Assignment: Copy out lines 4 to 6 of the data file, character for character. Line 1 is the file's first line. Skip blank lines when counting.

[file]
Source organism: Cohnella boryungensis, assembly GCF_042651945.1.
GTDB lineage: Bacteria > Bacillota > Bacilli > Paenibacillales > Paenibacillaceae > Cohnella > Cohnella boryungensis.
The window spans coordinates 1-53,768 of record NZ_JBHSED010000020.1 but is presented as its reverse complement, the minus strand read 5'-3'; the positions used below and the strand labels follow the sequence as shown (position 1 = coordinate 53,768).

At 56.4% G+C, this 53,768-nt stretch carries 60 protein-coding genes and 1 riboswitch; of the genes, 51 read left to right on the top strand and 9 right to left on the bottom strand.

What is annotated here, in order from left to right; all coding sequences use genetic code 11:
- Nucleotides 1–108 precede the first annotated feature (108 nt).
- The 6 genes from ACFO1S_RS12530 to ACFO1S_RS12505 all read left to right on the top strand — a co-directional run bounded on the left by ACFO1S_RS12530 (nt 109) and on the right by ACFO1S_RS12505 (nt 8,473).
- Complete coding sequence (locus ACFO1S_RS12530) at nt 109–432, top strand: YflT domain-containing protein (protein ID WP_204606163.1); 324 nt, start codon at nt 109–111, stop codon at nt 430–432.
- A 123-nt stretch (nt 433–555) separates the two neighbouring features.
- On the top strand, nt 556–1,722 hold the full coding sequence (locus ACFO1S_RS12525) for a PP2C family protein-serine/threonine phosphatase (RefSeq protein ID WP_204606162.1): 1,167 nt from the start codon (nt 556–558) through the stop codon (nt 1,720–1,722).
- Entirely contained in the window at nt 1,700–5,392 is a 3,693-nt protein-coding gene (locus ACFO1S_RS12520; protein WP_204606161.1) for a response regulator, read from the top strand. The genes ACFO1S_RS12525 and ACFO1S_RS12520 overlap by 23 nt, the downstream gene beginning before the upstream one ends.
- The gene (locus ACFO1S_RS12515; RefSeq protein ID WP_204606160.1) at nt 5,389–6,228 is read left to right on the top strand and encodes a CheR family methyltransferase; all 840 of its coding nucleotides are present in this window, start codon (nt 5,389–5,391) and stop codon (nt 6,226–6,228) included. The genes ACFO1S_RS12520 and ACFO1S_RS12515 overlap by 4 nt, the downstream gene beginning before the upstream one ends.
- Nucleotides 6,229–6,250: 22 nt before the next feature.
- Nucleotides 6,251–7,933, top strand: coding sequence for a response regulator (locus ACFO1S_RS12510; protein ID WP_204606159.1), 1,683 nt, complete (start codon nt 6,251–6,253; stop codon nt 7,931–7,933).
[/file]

At 56.4% G+C, this 53,768-nt stretch carries 60 protein-coding genes and 1 riboswitch; of the genes, 51 read left to right on the top strand and 9 right to left on the bottom strand.

What is annotated here, in order from left to right; all coding sequences use genetic code 11:
- Nucleotides 1–108 precede the first annotated feature (108 nt).